We all hate to do it, but sometimes it's time to throw our beloved beauty products away. Using my experience as a makeup artist and product developer, along with the expertise of several industry veterans, I've established some helpful guidelines.

Lip Gloss Wand – 12 months. Wand glosses tend to spoil more quickly than glosses in other packaging because you pass bacteria back and forth from your mouth into a tube with a small opening.  Bacteria will flourish inside that warm, dark space.

Lip Gloss (all packaging except the wand) and Lipsticks – 24 months

Mascara and liquid eyeliner – 3-6 months. Just like lip gloss wands, these are particularly bacteria-prone because you pass bacteria from your eye back into a tube with a narrow opening, then back out again.

Powders –Three years for eye shadow, blushes, face powder and brow powder.

Concealer, Foundations and Cream Makeup – One to two years, depending on the formulation.

Pencil Liners – Three years.

Moisturizers, Serums, Cleansers and other skin treatments – Generally 6-12 months, but check the PAO symbol (see below for info on PAO) as the shelf life of different products will vary based on their ingredients.

Shampoos, Conditioners and Styling Aids – Generally one to two years, depending on the formulation.
Regardless of when a product goes bad, “cosmetics cop” Paula Begoun warns, “if it smells funky, looks gunky or the texture has changed significantly—definitely toss it out.”

PAO (Period After Opening) Symbols

“Preservatives in products only last so long after opening, and the stability of ingredients have a shelf life as well”, says Paula Begoun.  Paula adds, “It may surprise you, but in the United States there are no FDA regulations for the expiration date for skin-care or makeup products. While there are no regulations for actual expiration dates in the EU either, there is a system of sorts to give consumers an idea of how long the product should be kept after opening.”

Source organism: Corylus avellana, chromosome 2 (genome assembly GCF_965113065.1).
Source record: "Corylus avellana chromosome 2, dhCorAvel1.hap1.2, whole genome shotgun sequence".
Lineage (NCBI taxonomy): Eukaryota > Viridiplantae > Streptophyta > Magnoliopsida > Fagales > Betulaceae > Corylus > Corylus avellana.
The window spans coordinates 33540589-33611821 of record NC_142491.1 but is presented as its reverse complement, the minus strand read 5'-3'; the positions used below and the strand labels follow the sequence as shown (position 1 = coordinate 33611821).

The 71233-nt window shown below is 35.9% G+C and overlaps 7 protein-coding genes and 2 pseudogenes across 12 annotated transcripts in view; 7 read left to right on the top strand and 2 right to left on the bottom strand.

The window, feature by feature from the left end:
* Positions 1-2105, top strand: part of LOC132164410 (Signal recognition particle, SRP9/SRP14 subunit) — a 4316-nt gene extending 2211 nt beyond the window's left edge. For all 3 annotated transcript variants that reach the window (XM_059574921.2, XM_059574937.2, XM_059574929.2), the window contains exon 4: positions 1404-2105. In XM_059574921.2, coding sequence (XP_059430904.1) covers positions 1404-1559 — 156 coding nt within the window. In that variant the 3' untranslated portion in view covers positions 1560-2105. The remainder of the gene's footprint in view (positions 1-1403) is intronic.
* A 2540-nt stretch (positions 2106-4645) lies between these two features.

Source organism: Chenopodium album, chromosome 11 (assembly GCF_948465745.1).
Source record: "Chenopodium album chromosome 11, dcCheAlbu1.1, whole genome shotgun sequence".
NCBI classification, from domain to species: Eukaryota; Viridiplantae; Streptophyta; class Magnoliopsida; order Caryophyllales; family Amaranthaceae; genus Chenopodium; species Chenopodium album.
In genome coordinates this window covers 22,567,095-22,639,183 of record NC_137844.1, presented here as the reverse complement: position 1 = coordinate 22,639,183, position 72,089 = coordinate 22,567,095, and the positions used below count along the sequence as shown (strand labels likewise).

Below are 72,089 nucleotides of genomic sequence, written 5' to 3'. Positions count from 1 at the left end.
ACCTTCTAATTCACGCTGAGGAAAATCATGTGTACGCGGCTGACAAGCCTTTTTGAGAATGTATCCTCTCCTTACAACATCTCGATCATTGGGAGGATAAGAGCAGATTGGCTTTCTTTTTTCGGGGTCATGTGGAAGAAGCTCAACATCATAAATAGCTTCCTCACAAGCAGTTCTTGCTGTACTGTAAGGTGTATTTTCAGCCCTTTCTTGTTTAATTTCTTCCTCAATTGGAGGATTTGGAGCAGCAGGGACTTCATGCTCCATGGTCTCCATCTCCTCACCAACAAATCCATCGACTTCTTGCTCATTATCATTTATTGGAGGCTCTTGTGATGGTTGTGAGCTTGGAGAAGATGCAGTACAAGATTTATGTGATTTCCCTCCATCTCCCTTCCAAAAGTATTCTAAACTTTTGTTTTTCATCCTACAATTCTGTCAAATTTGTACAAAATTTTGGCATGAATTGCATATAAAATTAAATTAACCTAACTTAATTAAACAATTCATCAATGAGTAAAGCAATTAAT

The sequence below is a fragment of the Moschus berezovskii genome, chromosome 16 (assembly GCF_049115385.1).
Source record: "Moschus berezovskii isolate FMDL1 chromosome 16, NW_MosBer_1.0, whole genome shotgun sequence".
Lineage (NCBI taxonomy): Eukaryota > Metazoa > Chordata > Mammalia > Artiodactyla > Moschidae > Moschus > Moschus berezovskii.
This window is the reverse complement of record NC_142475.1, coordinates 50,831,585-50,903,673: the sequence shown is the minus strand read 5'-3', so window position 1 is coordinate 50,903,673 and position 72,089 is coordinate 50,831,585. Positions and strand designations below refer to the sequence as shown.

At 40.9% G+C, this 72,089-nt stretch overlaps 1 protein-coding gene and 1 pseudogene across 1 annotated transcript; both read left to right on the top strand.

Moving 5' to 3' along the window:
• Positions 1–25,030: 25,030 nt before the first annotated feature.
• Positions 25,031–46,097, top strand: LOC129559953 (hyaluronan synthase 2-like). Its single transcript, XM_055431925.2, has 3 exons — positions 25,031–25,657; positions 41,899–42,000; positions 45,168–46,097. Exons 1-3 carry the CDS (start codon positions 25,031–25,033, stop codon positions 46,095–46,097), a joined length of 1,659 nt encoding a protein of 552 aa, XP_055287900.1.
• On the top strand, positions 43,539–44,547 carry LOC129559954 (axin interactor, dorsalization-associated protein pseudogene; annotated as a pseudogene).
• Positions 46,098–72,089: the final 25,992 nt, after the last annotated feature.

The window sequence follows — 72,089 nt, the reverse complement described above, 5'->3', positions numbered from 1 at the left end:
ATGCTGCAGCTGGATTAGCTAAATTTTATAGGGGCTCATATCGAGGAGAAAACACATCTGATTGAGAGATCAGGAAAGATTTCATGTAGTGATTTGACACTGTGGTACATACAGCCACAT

Ada Polla, founder and CEO of Alchimie Forever skincare line says, "the PAO symbol looks like an open jar with the following notations “6M” or “12M.”  (This) means that once opened, the product should be consumed within six or twelve months. In general, the timing will vary based on the preservatives used in the products.”

While the PAO system is helpful, it obviously doesn’t adjust based on how the product is being used and the conditions in which it is being stored.

When Should You Toss If You Don't Remember Buying?

Clemence Coussy from Nubonau, a natural and organic online skincare boutique, is one step ahead.

"We are sending 'First Enjoyed' labels with all our orders so people can remember when they first opened (the product),” Coussy says.  Unfortunately, this service is rather rare, so here are tips for determining when your goodies are past their prime.    

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Begoun’s advice: “if a product seems unusually discolored, runny or lumpy, has separated, has a strange odor, or feels different on the skin, then it should absolutely be thrown away. [If the] packaging has expanded or has signs of deterioration it is definitely a warning that something is wrong inside.